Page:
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A letter from Mark Adams on the U.S.–Mexico border 

June 2010

“For Jesus Christ is our peace who has destroyed the dividing wall of hostility between us ... Christ’s purpose was to create in himself one new humanity out of two.” (Ephesians 2)

Dear Sisters and Brothers:

In the last months I have received numerous inquiries from partners throughout the United States about the impacts that the new Arizona law has had on our life and ministry. I have not been able to respond to all of the inquiries, so I will attempt to address some of the realities that we are facing here.

The divisions between people of Mexican descent and northern European descent have recently grown here on the Arizona and Sonora border as a result of that law that many feel will result in racial profiling by local law enforcement and others feel is just upholding the “rule of law.” (Ironically, the vast majority of local police chiefs and sheriffs in Arizona oppose the law and are angry that the legislature did not consult with them before “giving them the tools they need.”) In response to the law:

  • Mexico issued a travel alert to all Mexican citizens about the potential harassment they may face in Arizona;
  • Aeromexico, Mexico’s largest airline, has cancelled flights into Phoenix;
  • the American Association of Immigration lawyers moved its convention scheduled for Arizona this year;
  • many city councils including Douglas’ have taken formal action in opposition to SB1070 and are working to have the law stopped and/or overturned;
  • we received a cancellation from a group scheduled to visit FDC in the fall citing the new Arizona law;
  • a group from the Presbytery of Southern Kansas mentioned that one of their participants did not drive his own van in Arizona (but rather sat in the back) because of fear of being stopped (while he is a citizen, he is of Mexican descent).

In the midst of the growing divisions and fears, we continue to witness to the unity that God calls us to across borders; a unity in which

  • love overcomes hatred;
  • trust trumps fear;
  • the lion and the lamb lay down together;
  • justice rolls down like a mighty stream.

On the day the Arizona law was passed, around 200 persons of faith from both sides of the border had gathered in Phoenix for the “Crossing Borders: Encountering God” conference co-sponsored by Frontera de Cristo. You can read the statement that emerged from the conference in response to our broken immigration system.

Frontera de Cristo has been advocating for immigration reform since October 2001. Almost nine years of inaction and ecclesiastical statements later, our broken system continues to separate families, cause untold amounts of physical and emotional suffering, and over 5,000 deaths.

Our board president Jeni O’Callaghan stated in a recent letter to the Presbytery de Cristo, reiterating the importance of immigration reform and calling for opposition to the Arizona law: “During the failed attempt at an immigration overhaul in 2006, our Senator John McCain, who at the time was a champion of immigration reform, asked a group of religious leaders: ‘Where is the voice of the church? Aren’t you supposed to care about the immigrants?’” You can read the letter and other ways that our binational ministry is responding on the Frontera de Cristo website.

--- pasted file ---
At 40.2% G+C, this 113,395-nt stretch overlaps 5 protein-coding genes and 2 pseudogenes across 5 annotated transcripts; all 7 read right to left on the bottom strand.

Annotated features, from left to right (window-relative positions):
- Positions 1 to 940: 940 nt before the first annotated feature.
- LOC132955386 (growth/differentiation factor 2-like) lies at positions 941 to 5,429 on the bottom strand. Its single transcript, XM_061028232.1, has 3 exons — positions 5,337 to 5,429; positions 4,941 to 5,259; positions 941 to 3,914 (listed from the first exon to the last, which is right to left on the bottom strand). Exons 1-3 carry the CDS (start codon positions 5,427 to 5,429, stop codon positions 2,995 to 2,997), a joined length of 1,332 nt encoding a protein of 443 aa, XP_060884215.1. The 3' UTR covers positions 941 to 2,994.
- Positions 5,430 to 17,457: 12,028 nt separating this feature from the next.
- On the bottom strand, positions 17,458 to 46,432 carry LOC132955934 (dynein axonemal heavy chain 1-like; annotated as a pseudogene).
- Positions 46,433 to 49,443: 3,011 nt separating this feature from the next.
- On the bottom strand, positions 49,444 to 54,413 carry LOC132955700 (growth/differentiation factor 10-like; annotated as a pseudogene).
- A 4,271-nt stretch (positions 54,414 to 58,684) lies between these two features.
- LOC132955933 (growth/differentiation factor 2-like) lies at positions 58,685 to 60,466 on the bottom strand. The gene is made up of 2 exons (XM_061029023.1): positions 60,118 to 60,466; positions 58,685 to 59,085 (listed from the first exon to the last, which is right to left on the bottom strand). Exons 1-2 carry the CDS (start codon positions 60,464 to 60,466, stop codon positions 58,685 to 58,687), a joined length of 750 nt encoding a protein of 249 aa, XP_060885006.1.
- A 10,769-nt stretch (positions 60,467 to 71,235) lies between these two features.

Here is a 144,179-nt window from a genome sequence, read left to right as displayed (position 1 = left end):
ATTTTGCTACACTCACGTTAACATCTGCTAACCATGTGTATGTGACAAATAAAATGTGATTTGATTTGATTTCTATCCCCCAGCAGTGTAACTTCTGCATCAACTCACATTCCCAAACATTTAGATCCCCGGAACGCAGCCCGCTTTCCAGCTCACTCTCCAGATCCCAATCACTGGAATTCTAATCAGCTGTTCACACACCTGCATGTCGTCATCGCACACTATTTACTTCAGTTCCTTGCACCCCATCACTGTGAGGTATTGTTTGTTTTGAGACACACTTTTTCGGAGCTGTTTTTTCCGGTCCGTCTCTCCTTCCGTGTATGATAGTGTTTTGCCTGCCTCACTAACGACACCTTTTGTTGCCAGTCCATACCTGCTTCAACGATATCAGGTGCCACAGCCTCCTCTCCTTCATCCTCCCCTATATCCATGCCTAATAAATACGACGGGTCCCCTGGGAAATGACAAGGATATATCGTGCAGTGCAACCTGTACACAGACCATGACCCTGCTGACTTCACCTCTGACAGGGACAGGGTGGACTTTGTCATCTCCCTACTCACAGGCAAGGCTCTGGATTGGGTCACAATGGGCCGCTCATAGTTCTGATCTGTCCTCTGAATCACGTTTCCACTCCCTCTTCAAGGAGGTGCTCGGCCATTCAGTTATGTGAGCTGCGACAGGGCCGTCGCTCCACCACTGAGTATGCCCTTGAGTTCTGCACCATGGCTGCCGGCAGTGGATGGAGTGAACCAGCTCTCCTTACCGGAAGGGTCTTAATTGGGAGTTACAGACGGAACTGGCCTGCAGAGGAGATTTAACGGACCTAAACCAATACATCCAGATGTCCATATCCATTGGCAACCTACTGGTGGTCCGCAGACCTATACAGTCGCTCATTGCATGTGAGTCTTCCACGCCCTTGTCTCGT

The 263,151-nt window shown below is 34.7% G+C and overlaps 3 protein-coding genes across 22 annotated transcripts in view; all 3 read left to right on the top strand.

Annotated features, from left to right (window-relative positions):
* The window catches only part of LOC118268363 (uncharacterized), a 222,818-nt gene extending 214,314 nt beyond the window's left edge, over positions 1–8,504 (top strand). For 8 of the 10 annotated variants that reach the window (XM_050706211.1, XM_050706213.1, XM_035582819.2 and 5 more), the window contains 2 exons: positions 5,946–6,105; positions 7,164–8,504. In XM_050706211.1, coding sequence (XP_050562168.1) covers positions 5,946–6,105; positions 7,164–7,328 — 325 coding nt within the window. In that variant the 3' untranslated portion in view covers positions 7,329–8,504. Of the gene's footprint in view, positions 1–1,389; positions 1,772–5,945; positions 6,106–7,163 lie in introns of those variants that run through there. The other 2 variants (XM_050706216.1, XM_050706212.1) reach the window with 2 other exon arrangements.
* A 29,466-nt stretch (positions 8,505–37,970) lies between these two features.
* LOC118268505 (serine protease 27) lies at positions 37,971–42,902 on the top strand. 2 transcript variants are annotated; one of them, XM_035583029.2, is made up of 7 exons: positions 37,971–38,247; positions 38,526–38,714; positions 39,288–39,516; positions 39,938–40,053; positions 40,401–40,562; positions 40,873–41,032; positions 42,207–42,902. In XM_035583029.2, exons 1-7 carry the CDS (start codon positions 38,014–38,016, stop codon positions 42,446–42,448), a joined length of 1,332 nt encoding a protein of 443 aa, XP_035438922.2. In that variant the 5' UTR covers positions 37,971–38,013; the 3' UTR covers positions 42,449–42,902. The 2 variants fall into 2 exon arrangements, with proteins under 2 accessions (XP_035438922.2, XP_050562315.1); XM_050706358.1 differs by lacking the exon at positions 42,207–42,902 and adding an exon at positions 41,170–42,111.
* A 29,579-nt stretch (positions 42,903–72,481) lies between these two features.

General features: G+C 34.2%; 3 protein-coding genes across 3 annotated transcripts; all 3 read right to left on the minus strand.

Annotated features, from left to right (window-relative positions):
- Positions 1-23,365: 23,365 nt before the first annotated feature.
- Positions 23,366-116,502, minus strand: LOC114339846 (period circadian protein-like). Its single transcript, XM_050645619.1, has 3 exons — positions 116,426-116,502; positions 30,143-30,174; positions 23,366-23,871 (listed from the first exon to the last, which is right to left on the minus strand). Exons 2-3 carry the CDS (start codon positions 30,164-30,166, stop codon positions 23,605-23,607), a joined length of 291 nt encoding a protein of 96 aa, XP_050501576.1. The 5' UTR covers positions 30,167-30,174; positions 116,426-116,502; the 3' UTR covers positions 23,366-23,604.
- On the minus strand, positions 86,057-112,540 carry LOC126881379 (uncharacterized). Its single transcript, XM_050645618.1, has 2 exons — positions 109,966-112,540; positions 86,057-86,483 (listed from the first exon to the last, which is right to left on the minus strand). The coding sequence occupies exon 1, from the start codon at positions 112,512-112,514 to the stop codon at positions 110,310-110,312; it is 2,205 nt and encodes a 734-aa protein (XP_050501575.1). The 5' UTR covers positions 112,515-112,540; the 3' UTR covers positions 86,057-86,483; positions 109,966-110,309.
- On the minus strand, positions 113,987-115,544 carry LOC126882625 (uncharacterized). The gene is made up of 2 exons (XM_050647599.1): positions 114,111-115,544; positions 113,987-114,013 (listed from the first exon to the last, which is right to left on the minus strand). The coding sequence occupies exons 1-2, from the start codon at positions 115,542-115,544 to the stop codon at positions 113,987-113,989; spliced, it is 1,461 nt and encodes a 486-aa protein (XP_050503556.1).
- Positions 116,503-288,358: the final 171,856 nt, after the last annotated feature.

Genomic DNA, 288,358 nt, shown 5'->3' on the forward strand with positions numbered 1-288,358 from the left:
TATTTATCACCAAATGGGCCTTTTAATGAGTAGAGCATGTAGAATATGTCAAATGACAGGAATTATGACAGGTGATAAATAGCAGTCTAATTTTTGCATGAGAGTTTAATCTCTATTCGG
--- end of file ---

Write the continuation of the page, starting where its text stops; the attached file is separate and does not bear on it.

While our ecclesiastical bodies have all made statements about the importance that Scripture places on “loving the alien,” “remembering that we were aliens too in the land of Egypt,” and “welcoming the stranger,” the angry calls that were flooding his office were the voices who were “afraid of and/or angry at the alien,” “did not remember that they too had been aliens” and “wanted to deport the stranger.”

In the offices of our congresspersons and the halls of Congress, the voices of fear have been stronger than the voices of faith. The voices of concern for self and “cultural preservation” have been stronger than the voices of compassion and concern for the tired, the poor, the huddled masses yearning to breathe free.

Just in the last decade more than 1,900 persons have died in Arizona alone while attempting to be reunited with family or arriving for a job to provide for their families. We have remained silent too long. Our sisters and brothers are not only suffering, they are dying in attempts to provide sustenance for their families.

May God grant us the courage to look beyond our perceived self-interest and lift up our voices to speak truth to power; may we be empowered to respond in faith and not fear; and may our state and our nation not only reclaim our identity as a state and nation built by migrants, but also as a state and nation that reflect the Judeo-Christian values of “love of the alien” and “welcome to the stranger.”

We give thanks to God for you and for your prayers and encouragement that allow us to share the good news of Jesus Christ in word and deed here on the U.S./Mexico border and beyond through church development, health ministry, family ministry, the New Hope Community Center, mission education, and the Just Trade Center together as sisters and brothers from across political, cultural and economic borders.

Your mission co-workers on the U.S.–Mexico border,

Familia Adams Maldonado

Miriam, Mark, Cindy, Anna Flor and Nathan

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